April 16, 2021
Meet Bethany Bielecki
Now the newest Greene Crop employee, Bethany graduated from Purdue University with a degree in Agribusiness in May 2019 with a focus in Finance. While a Purdue student, and immediately following graduation, she worked at Indiana Packers Corporation supporting their Food Safety and Quality Assurance team in research and development. Bethany is currently pursuing her Juris Doctorate at IU McKinney School of Law with a strong desire to work in Agriculture Law. Bethany is passionate about the business challenges facing producers across the agriculture industry and is dedicated to protecting the entity, increasing profitability, and balancing smart agronomic choices. Prior to starting law school, Bethany showed horses in 4-H and on the AQHA circuit for 14 years. In her free time, she enjoys helping her fiancé with his club lamb operation and spending time outside with her dog, Amber. Bethany’s primary focus at Greene Crop Consulting will be to serve as the team’s Precision Crop Advisor spearheading our new Pay Dirt Program. We are excited about this new opportunity and the value it can bring to our clients. Stay tuned on our social media pages for upcoming information on this unique offering!
Greene Crop Consulting
Nitrogen Efficiency in High Magnesium Soils
“Am I putting on enough nitrogen?” This is a common question we are receiving these days and unfortunately, the answer is not as simple as yes or no. This is especially true when we consider soils with high levels of magnesium. An old rule of thumb suggests that one bushel of corn removes (and therefore requires) one pound of nitrogen to be applied. However, nitrogen is such a leaky system that it seldom works that way. Additionally, when magnesium levels are high, the soil dynamic changes. Higher magnesium levels create tighter soils which cannot handle water as well and keeps soil colder. This leads to “sticky soils” and soils that are much more likely to suffer from side wall compaction. Tight soils have less pore space for oxygen. The lack of oxygen creates an environment that supports the denitrification process. In this way, nitrogen is converted to gas and lost. It is no longer available to be taken up by the plant. In conclusion, high magnesium in soils can lead to soils staying wetter and colder in the spring, delaying field work and planting progress but also lead to an environment in which applications are less efficient. Often, more nitrogen will need to be applied in these areas to ensure adequate nitrogen availability.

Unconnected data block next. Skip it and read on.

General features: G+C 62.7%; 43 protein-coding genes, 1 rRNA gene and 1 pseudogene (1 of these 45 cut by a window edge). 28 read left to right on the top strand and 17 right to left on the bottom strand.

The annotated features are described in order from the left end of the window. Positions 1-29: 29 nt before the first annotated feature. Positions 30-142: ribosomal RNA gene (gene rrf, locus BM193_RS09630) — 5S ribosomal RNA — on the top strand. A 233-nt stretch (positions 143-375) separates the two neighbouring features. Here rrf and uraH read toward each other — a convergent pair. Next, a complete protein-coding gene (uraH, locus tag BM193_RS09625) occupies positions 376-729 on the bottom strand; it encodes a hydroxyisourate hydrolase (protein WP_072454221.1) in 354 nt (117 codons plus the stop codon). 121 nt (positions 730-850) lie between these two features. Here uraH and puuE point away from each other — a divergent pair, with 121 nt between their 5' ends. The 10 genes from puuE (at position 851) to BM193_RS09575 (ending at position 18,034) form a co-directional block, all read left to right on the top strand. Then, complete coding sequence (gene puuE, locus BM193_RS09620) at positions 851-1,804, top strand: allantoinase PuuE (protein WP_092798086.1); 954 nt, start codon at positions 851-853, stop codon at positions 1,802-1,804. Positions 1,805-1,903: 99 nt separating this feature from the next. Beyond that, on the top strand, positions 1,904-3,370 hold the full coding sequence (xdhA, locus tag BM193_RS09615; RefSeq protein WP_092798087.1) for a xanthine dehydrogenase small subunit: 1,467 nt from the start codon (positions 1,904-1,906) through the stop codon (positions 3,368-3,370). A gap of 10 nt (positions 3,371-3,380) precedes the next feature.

Growing Degree Days
With the warm weather last week, we saw a lot of activity out in the fields. If you did plant corn or soybeans, you may be worried about when to expect emergence with this cold front expected next week. As a good rule of thumb, corn emergence requires roughly 115 Growing Degree Days (GDDs) accumulated from planting while soybeans require slightly less at roughly 90 GDD. GDDs are calculated by adding the day’s high and low temperatures, dividing by 2, and then subtracting 50. Maximum temperature used in the calculation is 86 and minimum temperature is 50 degrees.
Using this calculation and the predicted temperatures through the end of the month, beans planted today, April 16th, the GDD’s predicted to accumulate between now and April 30th is 90.5. Just enough for the 90 GDDs needed for emergence. Corn emergence, requiring 115 GDD for emergence, would have an estimated emergence date of May 3rd.. By waiting a week and planting April 23rd, based on the data we have now, we estimate corn emergence on May 6th. By waiting 7 days and getting past the next cold spell, you reduce the planting to emergence period by 4 days. This decreases the likelihood of damage caused by disease or insects and that could result in a poor stand.
Ideally, the temperature used to calculate GDD for seed emergence would be soil temperature, not air temperature. It would give a more accurate representation on the conditions the seed is experiencing before emergence. Due to access to data, most online calculators use air temperature, (two are included in “Resources”). These calculators become more accurate as the season progresses and more plant biomass is above ground.
- Nitrogen Efficiency in High Magnesium Soils
- Growing Degree Days